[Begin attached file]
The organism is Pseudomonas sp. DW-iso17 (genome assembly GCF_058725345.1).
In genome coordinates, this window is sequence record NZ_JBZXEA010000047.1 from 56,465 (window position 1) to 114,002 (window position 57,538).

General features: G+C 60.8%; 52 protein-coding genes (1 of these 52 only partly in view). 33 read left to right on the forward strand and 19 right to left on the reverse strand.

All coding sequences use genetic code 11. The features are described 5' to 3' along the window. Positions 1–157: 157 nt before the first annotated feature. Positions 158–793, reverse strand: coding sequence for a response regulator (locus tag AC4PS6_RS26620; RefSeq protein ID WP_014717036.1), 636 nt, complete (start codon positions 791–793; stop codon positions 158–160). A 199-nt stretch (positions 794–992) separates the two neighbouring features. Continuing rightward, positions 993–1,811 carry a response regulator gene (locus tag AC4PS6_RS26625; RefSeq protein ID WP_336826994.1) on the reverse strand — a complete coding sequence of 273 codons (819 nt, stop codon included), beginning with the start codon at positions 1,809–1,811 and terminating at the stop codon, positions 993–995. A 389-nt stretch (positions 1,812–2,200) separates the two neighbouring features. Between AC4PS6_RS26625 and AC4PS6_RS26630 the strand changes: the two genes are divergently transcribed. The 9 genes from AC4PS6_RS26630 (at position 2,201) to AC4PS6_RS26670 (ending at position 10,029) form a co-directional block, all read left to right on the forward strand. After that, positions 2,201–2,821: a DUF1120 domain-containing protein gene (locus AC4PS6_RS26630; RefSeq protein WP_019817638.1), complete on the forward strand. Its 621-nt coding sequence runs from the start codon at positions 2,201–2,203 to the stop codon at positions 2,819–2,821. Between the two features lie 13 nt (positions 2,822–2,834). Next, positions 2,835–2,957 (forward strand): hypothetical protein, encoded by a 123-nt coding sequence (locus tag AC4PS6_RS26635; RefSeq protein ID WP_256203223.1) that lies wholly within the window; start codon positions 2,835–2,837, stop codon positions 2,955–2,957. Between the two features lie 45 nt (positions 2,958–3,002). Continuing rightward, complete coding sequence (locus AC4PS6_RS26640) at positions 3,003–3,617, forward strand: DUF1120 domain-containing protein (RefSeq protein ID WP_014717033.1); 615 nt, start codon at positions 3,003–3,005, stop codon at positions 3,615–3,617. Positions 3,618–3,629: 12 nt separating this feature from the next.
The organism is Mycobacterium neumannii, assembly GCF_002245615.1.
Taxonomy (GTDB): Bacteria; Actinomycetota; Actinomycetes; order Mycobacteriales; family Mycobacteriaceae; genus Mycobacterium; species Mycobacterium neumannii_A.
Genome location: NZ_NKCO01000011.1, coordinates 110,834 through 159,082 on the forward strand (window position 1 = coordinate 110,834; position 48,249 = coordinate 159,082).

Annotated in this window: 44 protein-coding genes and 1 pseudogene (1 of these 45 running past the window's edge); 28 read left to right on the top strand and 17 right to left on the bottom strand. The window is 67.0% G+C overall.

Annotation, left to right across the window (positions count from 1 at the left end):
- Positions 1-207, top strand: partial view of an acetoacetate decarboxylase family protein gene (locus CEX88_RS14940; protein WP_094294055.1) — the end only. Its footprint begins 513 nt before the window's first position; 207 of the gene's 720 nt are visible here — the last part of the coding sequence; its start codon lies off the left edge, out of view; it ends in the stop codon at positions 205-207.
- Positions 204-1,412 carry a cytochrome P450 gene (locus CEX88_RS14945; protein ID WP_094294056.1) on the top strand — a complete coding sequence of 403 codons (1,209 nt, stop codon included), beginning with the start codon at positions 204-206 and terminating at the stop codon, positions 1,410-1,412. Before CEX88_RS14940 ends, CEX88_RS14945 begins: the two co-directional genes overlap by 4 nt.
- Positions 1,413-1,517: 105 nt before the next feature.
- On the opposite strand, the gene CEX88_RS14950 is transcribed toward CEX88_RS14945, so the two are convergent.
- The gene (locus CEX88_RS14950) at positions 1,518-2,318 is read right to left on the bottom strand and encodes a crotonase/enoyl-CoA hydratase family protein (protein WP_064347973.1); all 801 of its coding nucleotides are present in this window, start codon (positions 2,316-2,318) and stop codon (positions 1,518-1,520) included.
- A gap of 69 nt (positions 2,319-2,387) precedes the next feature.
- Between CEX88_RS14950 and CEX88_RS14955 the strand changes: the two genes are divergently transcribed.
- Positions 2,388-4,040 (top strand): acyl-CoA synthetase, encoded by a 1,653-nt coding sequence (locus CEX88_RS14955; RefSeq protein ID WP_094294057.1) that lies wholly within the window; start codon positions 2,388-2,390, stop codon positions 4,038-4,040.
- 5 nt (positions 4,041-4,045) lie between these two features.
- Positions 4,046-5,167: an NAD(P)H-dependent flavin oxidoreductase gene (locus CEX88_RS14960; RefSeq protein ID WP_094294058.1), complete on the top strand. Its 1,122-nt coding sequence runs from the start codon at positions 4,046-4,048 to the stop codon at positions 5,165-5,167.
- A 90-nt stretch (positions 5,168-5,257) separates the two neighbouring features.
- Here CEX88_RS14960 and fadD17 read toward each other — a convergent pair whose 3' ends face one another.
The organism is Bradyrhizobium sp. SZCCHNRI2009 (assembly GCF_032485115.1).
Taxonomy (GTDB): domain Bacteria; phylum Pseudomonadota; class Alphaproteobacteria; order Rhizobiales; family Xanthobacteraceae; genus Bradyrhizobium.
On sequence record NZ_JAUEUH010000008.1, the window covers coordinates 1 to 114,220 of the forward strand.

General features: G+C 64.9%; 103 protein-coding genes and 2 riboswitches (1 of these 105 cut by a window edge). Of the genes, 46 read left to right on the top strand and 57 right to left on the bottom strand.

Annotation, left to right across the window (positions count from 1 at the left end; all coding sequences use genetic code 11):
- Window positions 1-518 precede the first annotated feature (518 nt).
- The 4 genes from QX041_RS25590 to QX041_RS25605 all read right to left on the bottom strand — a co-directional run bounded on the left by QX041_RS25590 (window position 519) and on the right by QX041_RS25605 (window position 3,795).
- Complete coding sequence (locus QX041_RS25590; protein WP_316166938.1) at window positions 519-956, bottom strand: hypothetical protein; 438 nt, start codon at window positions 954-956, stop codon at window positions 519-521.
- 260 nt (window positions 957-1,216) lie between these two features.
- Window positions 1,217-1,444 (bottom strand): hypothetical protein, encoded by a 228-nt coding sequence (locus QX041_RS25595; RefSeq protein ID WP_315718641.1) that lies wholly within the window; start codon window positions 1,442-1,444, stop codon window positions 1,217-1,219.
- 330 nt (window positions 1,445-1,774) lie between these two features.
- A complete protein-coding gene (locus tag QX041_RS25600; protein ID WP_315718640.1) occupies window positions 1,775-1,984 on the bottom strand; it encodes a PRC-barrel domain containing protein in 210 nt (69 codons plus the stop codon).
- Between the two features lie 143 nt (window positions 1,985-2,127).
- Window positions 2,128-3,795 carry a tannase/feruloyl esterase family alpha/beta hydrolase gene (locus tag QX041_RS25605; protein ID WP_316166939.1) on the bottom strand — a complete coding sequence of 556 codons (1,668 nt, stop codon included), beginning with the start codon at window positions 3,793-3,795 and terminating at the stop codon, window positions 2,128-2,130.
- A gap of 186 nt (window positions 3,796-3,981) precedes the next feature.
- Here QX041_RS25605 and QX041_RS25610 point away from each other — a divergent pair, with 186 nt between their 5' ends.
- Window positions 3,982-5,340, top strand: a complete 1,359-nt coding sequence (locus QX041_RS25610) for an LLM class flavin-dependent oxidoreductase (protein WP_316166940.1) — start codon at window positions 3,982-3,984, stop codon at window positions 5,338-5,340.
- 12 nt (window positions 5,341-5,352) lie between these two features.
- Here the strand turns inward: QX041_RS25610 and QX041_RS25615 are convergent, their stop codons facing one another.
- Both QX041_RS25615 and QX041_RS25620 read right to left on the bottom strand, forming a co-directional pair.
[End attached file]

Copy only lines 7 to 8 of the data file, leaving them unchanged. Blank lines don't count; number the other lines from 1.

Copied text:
Genome location: NZ_NKCO01000011.1, coordinates 110,834 through 159,082 on the forward strand (window position 1 = coordinate 110,834; position 48,249 = coordinate 159,082).

Annotated in this window: 44 protein-coding genes and 1 pseudogene (1 of these 45 running past the window's edge); 28 read left to right on the top strand and 17 right to left on the bottom strand. The window is 67.0% G+C overall.